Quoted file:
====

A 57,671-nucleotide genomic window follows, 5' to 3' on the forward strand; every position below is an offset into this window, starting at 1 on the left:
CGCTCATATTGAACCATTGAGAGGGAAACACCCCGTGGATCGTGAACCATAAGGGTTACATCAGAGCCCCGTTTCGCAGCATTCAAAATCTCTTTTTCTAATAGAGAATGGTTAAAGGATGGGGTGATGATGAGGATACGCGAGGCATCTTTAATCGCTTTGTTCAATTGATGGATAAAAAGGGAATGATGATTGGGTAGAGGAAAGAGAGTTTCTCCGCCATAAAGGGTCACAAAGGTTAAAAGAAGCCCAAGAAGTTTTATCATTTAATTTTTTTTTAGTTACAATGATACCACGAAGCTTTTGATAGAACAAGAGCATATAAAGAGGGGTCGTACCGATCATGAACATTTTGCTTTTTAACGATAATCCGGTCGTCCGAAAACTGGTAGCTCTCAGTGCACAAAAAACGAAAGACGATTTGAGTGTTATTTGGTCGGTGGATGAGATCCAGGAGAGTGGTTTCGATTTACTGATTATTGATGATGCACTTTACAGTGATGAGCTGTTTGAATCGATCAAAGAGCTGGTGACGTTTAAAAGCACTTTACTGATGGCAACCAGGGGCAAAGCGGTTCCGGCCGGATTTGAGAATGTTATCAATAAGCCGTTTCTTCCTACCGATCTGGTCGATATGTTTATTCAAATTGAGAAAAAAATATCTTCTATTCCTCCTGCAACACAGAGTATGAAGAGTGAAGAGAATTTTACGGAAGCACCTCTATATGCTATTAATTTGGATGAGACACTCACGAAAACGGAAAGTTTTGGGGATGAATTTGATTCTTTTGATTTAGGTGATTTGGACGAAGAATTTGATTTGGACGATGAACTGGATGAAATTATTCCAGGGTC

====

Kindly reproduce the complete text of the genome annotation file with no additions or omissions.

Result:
A 57,671-nucleotide genomic window follows, 5' to 3' on the forward strand; every position below is an offset into this window, starting at 1 on the left:
CGCTCATATTGAACCATTGAGAGGGAAACACCCCGTGGATCGTGAACCATAAGGGTTACATCAGAGCCCCGTTTCGCAGCATTCAAAATCTCTTTTTCTAATAGAGAATGGTTAAAGGATGGGGTGATGATGAGGATACGCGAGGCATCTTTAATCGCTTTGTTCAATTGATGGATAAAAAGGGAATGATGATTGGGTAGAGGAAAGAGAGTTTCTCCGCCATAAAGGGTCACAAAGGTTAAAAGAAGCCCAAGAAGTTTTATCATTTAATTTTTTTTTAGTTACAATGATACCACGAAGCTTTTGATAGAACAAGAGCATATAAAGAGGGGTCGTACCGATCATGAACATTTTGCTTTTTAACGATAATCCGGTCGTCCGAAAACTGGTAGCTCTCAGTGCACAAAAAACGAAAGACGATTTGAGTGTTATTTGGTCGGTGGATGAGATCCAGGAGAGTGGTTTCGATTTACTGATTATTGATGATGCACTTTACAGTGATGAGCTGTTTGAATCGATCAAAGAGCTGGTGACGTTTAAAAGCACTTTACTGATGGCAACCAGGGGCAAAGCGGTTCCGGCCGGATTTGAGAATGTTATCAATAAGCCGTTTCTTCCTACCGATCTGGTCGATATGTTTATTCAAATTGAGAAAAAAATATCTTCTATTCCTCCTGCAACACAGAGTATGAAGAGTGAAGAGAATTTTACGGAAGCACCTCTATATGCTATTAATTTGGATGAGACACTCACGAAAACGGAAAGTTTTGGGGATGAATTTGATTCTTTTGATTTAGGTGATTTGGACGAAGAATTTGATTTGGACGATGAACTGGATGAAATTATTCCAGGGTC